Rabbi Yisrael Meir Kagan, known as the Chofetz Chaim, spent a lifetime lecturing on the dangers of lashon hara (loshon hora, as he would have pronounced it), malicious language (in a somewhat broader sense than the English word ‘gossip’). He was once traveling by train to lecture somewhere and struck up a conversation with the person opposite him. The fellow traveller clearly didn’t recognise him, as he said he was going to see the Chofetz Chaim lecture and waxed lyrical about his piety and scholarship. This embarrassed the Chofetz Chaim, who didn’t reveal his true identity, but started to say that he thought the Chofetz Chaim was not so wise or pious, only for the man to slap him in the face.
After the lecture the man obviously realized who he had slapped and came trembling to apologize. The Chofetz Chaim said he had nothing to apologize for: “For years I have been preaching that one should not speak lashon hara about others, but you have taught me something new, that one should not speak lashon hara about oneself!”
I think I have been speaking lashon hara about myself a lot recently. I have accused myself of all kinds of things here and in my head. I feel deeply embarrassed about what I wrote yesterday, which at least four people saw before I edited the post. Apart from airing communal dirty linen in public, I more or less accused myself of terrible things that I have not done, using the flimsy justification of, “If I had the opportunity to do it, then I might do it” without any real evidence to support that. It is very easy to convince myself that I could do terrible things if I had the opportunity. If I say, “I could become a murderer under certain circumstances” it is almost impossible to put that statement to the test, as the circumstances in question are usually unlikely to arise.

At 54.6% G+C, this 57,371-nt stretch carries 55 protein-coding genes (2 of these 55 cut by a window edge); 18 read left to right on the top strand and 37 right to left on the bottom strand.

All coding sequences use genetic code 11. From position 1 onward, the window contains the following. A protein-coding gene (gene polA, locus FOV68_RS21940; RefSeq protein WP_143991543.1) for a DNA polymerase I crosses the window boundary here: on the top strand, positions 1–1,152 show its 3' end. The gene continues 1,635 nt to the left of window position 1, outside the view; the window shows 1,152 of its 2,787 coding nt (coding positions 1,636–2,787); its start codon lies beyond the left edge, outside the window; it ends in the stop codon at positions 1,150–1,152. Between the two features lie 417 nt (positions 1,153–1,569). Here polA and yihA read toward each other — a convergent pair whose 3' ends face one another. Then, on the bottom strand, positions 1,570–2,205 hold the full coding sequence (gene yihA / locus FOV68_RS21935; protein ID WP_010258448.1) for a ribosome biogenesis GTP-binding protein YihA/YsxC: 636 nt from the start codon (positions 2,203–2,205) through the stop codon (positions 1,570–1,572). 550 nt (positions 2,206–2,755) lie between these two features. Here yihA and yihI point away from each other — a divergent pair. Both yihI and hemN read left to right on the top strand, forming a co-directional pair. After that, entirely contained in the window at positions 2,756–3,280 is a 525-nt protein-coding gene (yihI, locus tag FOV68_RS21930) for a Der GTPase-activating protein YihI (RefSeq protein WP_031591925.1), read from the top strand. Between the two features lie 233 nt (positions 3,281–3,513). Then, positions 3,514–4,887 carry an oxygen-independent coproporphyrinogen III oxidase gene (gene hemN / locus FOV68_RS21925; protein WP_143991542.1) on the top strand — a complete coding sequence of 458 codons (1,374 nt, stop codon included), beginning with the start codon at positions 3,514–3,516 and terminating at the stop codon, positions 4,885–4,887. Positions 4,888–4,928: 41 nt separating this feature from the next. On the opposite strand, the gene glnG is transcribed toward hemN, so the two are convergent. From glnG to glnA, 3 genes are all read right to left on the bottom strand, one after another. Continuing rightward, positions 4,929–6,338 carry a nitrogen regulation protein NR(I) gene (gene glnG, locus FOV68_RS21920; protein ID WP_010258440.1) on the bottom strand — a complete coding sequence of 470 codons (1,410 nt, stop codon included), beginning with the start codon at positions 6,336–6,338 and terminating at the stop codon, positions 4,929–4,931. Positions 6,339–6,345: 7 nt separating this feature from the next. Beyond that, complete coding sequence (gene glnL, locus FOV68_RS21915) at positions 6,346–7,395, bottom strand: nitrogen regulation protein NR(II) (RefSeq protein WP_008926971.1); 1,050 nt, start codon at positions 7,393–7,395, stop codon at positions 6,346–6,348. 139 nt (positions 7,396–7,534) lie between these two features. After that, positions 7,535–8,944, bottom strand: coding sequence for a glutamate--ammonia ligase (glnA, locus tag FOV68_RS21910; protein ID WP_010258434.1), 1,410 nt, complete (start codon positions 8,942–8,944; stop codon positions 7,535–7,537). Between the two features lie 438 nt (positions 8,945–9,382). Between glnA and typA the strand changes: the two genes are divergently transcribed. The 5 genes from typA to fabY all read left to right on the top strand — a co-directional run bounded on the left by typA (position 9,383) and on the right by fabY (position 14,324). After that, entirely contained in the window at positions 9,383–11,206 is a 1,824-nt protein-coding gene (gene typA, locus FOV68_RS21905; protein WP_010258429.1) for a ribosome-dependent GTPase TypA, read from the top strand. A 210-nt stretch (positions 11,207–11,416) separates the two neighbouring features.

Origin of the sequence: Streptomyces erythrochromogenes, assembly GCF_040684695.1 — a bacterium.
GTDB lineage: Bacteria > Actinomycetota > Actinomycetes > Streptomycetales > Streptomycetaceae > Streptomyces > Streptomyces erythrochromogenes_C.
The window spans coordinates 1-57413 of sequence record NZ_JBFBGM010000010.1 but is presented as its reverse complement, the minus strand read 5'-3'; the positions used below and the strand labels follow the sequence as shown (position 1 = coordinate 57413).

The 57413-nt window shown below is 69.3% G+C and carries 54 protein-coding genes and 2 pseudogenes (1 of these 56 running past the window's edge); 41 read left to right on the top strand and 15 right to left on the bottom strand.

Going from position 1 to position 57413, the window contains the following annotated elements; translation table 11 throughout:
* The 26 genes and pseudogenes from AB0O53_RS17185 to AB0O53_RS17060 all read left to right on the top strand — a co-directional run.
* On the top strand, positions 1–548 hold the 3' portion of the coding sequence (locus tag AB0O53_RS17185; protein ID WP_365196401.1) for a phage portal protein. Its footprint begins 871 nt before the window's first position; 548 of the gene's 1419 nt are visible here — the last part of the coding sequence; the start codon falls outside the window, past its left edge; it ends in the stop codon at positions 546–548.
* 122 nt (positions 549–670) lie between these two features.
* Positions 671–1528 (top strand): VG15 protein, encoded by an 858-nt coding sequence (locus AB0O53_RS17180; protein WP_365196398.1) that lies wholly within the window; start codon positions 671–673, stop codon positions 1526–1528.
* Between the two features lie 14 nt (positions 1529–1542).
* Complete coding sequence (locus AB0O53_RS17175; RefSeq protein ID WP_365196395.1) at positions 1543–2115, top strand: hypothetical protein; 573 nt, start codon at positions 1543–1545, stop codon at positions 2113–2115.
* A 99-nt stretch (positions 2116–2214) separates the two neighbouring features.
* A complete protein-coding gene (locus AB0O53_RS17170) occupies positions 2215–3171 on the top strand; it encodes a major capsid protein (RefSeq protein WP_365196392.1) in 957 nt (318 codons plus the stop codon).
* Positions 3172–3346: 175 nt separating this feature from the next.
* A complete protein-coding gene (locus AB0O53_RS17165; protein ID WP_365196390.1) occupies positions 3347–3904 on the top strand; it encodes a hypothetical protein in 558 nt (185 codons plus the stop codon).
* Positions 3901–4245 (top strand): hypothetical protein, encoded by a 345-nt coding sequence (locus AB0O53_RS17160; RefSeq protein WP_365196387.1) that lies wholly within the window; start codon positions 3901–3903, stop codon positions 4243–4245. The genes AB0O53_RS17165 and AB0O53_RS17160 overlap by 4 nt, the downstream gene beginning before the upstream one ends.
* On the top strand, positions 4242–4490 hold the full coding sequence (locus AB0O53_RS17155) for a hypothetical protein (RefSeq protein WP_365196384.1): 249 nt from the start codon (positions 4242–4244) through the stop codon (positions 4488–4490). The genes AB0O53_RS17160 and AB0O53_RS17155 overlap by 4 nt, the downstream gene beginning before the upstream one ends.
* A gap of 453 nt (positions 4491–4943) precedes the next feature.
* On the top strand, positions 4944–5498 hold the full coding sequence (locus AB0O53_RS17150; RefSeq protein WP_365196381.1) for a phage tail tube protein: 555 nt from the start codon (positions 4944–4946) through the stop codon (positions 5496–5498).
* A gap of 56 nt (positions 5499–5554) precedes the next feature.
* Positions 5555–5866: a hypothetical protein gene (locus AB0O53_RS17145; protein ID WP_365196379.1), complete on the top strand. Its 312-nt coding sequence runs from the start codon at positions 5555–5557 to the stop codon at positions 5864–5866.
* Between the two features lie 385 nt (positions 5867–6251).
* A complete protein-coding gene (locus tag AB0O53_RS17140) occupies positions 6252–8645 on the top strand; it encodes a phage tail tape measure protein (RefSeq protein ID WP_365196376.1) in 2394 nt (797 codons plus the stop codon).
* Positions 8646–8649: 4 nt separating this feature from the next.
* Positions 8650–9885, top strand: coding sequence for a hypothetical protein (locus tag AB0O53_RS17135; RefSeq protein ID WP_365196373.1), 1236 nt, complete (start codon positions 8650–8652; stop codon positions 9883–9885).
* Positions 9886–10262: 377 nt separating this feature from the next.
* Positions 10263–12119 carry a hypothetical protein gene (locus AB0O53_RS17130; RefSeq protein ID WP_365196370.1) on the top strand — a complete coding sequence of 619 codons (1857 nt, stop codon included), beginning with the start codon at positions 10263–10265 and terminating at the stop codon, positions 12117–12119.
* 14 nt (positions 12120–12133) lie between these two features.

I certainly do keep up an often critical monologue in my head much of the time, calling myself stupid and berating myself for mistakes, while never praising myself for achievements. It is no wonder that I assume that no one would want to be my friend and that I tend to run away from people who try to befriend me before they discover what (I think) I am ‘really’ like, nor is it a wonder that women are not interested in me romantically.
I don’t know how to change this. I’ve tried repeating praise or positive affirmations, but find they don’t really help and are hard to remember to do anyway. The negative remarks are always easier to repeat. I don’t like myself very much and sometimes I wonder how well I really know myself. I sometimes think perhaps I’m not as bad a person as I think I am (if that makes sense). At any rate, a couple of people seem to like me, albeit mostly online, where they don’t actually know me. I think I’m more my real self online, so maybe it’s encouraging that people seem to like me there, although I’m probably most my real self when I’m alone in my head and that’s when I really hate myself.
Today I’m beating myself up about various things I feel I did wrong, from snapping at my parents to not handing in a key I saw on the pavement because I was worried I would miss my train (and had no idea where anyone would look for it anyway) to making some rather sweeping comment in a blog comment about antisemitism which I now wish I had phrased differently. I ought to eat something as I’m hungry and tired and have a headache and a mild cold and am facing a stressful day tomorrow at work, having social anxiety and having to deal with dozens, maybe even hundreds of strangers in an environment that I’m still not completely comfortable in, with limited training for these exceptional tasks that aren’t in my regular job description… I also need to try and write a batch of emails this evening to deal with transfering my membership from one shul to another… at the moment I want to just curl up and sleep.